<The life and food diary of festivals has developed a lot since the mid-nineties when greasy burgers and fries were the only things on the menu. We’ve become pretty privy to our adventurous taste buds hitting the festival foodie scene over the past few years, with exotic food such as wild hog patties, elk-burgers and coal-coloured hot dogs, all steering us in a more diverse direction, at least for a couple of our festival meals. Enter Britta and Ronnie — the German pair who take their food truck strictly to festivals… and the thing they serve has practically no competition in the entire world. These are the guys who own the world’s first salmon kebab truck.
Ronnie: “We started creating our salmon kebab in August 2014. At that point, we didn’t move. We had a normal food truck in a fixed location and we were smoking fish. Then we started to consider moving around.”
Britta: “That was my idea! Just kidding. Well actually, no, it was my idea!”
Ronnie: “Yeah, it was! Because I’d never even been to a festival before and then my first was with the salmon döner. A festival called Hurricane here in Germany.”
Britta: “But I’d been going to Punk rock festivals for ten years before that point and I just love the festival atmosphere. Step by step we grew to a place where we knew what we were doing and we were a proper business. We went to Christmas markets and things like that while we were still experimenting with our food.”
Ronnie: “That took a long time. Two years, and we’ve been doing it for three because it just takes that long for something to grow from an idea into a finished version. That idea came from Britta mostly.”
Britta: “We both created this, based on the fact that we’re both really creative and really intelligent..! That’s true, but really I mean… we’re just passionate about this. It’s in both of our hearts. I love festivals and I’ve been fishing for one and a half years and Ronnie has been fishing for… 25 years?”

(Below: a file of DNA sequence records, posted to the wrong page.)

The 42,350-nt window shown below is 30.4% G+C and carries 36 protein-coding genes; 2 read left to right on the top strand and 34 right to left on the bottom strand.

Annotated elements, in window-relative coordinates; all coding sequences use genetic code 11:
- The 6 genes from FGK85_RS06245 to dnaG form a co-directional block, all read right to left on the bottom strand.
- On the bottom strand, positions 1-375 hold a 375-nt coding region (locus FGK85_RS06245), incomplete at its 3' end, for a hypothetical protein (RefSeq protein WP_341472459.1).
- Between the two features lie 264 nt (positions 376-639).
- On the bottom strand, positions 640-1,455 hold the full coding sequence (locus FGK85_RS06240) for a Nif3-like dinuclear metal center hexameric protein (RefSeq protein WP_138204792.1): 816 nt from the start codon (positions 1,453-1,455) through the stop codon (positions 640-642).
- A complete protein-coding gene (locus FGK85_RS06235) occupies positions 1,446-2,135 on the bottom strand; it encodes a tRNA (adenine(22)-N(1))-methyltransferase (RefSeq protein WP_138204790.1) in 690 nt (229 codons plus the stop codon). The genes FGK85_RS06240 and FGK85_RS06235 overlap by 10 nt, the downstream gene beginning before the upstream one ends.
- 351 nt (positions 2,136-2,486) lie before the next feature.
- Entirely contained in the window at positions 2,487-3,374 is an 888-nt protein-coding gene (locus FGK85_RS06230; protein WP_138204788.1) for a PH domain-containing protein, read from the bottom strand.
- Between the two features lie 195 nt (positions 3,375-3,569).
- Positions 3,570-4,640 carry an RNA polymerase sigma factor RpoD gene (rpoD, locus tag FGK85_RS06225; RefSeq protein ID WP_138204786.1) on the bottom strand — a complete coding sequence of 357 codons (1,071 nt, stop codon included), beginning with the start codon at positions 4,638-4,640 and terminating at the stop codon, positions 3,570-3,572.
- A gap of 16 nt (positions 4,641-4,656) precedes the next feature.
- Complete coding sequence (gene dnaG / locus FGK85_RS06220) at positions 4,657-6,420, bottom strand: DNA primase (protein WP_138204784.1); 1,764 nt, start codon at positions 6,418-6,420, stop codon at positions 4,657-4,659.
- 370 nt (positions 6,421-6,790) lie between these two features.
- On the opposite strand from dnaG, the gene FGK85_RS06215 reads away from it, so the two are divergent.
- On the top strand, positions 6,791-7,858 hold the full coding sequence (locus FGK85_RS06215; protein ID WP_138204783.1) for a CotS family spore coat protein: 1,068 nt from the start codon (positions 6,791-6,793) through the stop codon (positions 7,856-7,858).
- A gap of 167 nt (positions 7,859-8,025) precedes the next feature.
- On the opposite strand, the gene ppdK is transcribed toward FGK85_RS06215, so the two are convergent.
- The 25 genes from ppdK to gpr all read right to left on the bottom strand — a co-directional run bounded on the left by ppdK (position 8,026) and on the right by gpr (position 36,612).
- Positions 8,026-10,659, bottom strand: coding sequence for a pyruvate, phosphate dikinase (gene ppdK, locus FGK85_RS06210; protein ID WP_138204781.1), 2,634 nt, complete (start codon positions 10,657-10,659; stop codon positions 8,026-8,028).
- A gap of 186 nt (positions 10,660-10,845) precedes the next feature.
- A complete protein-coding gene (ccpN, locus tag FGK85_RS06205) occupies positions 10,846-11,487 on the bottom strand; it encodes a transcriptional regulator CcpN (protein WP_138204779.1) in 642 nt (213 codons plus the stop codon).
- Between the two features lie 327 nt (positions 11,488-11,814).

Ronnie: “Right, 25 years, mostly in Brandenburg which is the area surrounding Berlin that we live in. The biggest fish I ever caught was a catfish that weighed 75kg.”
Britta: “But I’ve actually caught an even bigger one than that.”
Ronnie: “That’s true, yes.”
Britta: “So after we knew that we felt passionate about this, we had about three months of planning and experimenting before getting started.”
Ronnie: “I went to a business consultant for four solid days. She gave us really good advice on how to structure the business as well as all the necessary stuff like proper hygiene practices and things like that. Then we had to look into what fish made the most sense in terms of flavour but also the way that the kebab itself holds structure. One of the first forms we had was the layers of salmon with octopus in between to help the fish to stay in shape. The problem with octopus was that it was too hard when carving the fish. Eventually, we figured that the best thing to use is whole pepper in between the fish, which makes the structure stable.”
Britta: “That’s one of the things that makes this uniquely ours. No-one else is really doing it. All we’ve heard about is one vendor in Australia which a customer brought to our attention. But I still don’t think it’s the same thing as what we have. The reason we travel to festivals rather than setting up a permanent restaurant is for the same reason — our kebab is a totally unique experience and it’s something that people look forward to. It was always going to be a food truck and not a restaurant. If you have a restaurant, people can access it all the time and they might get bored by it, but we’re at festivals, April-September and that’s it.”
Ronnie: “And that works. In 2015 at Hurricane Festival, the queue one day was almost a kilometre and people were still waiting for their salmon kebab! We’re learning a lot from that though and we’ve got much faster.”
Britta: “That’s key if you’re catering festivals. Rule one: you’ve got to be fast. Salmon kebab, fresh salad and our honey mustard sauce. That’s all we need to serve an amazing meal. There’s no need to overcomplicate the menu.”
Ronnie: “When we’re not at festivals, through the offseason, we take the time to prepare the food truck, take care of our garden and go on vacation. Half a year of work, half a year of spare time. That’s the life for us.
If you’re also visiting a festival this year, you will almost definitely see all of these people there.